Technical Briefs

Measuring Luxation of Dental Implants In Vitro

[+] Author and Article Information
Horea T. Ilieş

Department of Mechanical Engineering, University of Connecticut, Storrs, CT 06269ilies@engr.uconn.edu

Dennis Flanagan

 Windham Dental Group, Willimantic, CT 06226dffdds@charter.net

Matthew Raby, Richard Stevenson

Department of Mechanical Engineering, University of Connecticut, Storrs, CT 06269

J. Med. Devices 2(1), 014501 (Mar 07, 2008) (4 pages) doi:10.1115/1.2889057 History: Received May 30, 2007; Revised January 02, 2008; Published March 07, 2008

Loading of dental implants immediately after placement is an important attribute for the patients receiving the implants, but may induce a failure in the osseointegration of the implant. Even though the loading required to induce such failures is currently unknown, it is estimated that the osseointegration may fail if an implant is luxated in bone by more than 50μm. Therefore, the ability to measure this loading can provide the practicing dentist with critical information in estimating the functional life of a newly placed implant. This paper discusses the design and fabrication of a cost-effective test setup for measuring the amount of horizontal force required to displace a nonosseointegrated implant, and presents the results of our pilot in vitro load measurements for dental implants mounted in a bovine mandible. Although the sample size of our measurements is not statistically significant, the initial data show that the amount of horizontal force required to displace a 4.3×13mm implant by 50μm is in the order of 150N, and therefore the implant may fail to osseointegrate for biting forces that are as low as 440N, which is about half of the typical biting force of an adult in the molar area. One implication of our study is that implants having smaller diameters may move and fail to osseointegrate for even lower biting forces. Furthermore, our work represents the first steps in developing appropriate metrics to correlate the measured biting force generated by a patient with his or her candidacy for immediate functional implant loading.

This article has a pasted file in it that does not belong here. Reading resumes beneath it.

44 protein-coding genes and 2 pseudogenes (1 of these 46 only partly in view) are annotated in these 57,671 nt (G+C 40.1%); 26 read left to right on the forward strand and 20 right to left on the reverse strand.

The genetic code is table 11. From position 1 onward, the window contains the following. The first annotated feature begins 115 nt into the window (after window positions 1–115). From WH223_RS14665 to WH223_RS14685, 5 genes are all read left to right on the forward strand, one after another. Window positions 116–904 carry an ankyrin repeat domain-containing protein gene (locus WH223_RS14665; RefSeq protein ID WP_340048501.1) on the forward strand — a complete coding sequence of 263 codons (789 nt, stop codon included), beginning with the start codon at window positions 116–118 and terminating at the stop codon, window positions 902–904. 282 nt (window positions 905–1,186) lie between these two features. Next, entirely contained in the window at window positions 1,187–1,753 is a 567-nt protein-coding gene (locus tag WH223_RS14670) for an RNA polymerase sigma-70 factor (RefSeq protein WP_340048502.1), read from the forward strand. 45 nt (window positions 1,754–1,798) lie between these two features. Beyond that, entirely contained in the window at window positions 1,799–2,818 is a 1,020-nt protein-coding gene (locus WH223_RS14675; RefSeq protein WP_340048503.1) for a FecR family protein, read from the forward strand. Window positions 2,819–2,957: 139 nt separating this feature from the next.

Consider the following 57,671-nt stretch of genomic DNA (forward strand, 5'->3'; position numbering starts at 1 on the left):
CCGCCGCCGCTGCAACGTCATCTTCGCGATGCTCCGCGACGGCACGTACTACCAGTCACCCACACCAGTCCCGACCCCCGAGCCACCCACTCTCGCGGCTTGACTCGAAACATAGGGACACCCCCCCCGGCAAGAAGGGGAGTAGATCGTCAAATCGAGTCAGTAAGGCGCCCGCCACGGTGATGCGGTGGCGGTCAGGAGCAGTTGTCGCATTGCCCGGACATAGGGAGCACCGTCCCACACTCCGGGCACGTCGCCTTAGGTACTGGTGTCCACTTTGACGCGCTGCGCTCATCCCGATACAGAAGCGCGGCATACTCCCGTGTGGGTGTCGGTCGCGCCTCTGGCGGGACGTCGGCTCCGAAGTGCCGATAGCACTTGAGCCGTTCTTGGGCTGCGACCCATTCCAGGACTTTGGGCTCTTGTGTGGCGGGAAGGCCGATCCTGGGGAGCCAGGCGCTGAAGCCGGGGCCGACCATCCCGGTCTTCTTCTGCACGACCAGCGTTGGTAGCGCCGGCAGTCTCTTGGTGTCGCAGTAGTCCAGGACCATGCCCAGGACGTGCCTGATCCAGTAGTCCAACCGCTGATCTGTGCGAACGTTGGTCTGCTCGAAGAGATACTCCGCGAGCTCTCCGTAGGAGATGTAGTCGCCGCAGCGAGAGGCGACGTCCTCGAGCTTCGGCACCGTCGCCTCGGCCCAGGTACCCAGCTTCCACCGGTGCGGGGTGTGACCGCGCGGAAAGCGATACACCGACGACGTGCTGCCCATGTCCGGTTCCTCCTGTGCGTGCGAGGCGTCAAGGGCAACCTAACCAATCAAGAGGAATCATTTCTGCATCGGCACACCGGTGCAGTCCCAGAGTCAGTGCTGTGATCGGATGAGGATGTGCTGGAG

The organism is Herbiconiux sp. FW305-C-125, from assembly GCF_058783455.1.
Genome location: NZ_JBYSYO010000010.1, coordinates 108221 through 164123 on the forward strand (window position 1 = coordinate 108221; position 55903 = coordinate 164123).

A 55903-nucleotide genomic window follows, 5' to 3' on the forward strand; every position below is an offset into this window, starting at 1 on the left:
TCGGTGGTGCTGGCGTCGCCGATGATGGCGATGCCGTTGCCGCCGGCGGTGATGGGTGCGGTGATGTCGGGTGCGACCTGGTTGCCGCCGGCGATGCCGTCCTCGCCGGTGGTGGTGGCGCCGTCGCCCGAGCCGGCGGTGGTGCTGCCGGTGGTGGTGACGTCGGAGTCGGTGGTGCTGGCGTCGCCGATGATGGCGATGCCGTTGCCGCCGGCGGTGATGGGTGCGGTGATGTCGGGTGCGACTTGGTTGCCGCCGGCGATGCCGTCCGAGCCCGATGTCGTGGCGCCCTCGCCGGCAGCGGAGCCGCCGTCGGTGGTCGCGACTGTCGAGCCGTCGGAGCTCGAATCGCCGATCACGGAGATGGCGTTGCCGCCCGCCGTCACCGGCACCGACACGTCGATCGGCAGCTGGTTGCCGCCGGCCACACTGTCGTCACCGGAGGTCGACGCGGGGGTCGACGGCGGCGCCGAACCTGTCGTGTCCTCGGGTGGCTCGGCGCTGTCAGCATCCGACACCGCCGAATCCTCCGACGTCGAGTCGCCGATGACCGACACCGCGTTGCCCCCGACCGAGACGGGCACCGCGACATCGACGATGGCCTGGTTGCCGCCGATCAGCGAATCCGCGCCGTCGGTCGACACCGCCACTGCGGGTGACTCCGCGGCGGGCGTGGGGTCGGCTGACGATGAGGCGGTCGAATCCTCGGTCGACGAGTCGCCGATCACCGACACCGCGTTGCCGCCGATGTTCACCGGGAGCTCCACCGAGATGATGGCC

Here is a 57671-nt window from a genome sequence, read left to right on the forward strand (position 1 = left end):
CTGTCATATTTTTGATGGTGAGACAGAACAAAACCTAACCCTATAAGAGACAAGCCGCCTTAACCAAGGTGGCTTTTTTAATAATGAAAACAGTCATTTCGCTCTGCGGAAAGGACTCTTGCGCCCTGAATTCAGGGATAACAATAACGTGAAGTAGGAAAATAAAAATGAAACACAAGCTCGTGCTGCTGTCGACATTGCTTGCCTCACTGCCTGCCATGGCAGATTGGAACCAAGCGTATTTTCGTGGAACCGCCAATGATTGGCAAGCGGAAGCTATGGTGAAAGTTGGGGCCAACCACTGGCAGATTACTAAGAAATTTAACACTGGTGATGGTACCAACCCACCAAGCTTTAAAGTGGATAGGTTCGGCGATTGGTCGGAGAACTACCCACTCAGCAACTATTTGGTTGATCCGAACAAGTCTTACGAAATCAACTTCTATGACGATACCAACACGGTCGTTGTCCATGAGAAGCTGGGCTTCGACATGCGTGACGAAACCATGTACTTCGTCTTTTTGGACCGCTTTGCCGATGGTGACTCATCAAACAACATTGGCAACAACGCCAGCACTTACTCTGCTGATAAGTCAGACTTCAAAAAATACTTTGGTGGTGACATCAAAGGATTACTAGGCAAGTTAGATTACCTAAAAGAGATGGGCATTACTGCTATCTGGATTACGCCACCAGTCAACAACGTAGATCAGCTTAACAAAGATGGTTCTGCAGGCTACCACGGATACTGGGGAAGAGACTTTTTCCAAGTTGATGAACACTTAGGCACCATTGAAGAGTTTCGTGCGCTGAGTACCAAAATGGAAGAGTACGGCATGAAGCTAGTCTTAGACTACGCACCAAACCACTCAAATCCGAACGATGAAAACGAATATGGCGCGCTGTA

Copyright © 2008 by American Society of Mechanical Engineers
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Grahic Jump Location
Figure 1

A schematic representation of the final design used for testing (a). The bone is mounted in the dental stone that is rigidly attached to the displacement sensor seen in (b), which shows the final setup of the testing device for luxated implant measurements.

Grahic Jump Location
Figure 2

(a) The upper and lower bounding forces for the applied horizontal force; (b) measured data used to generate the two bounding surfaces




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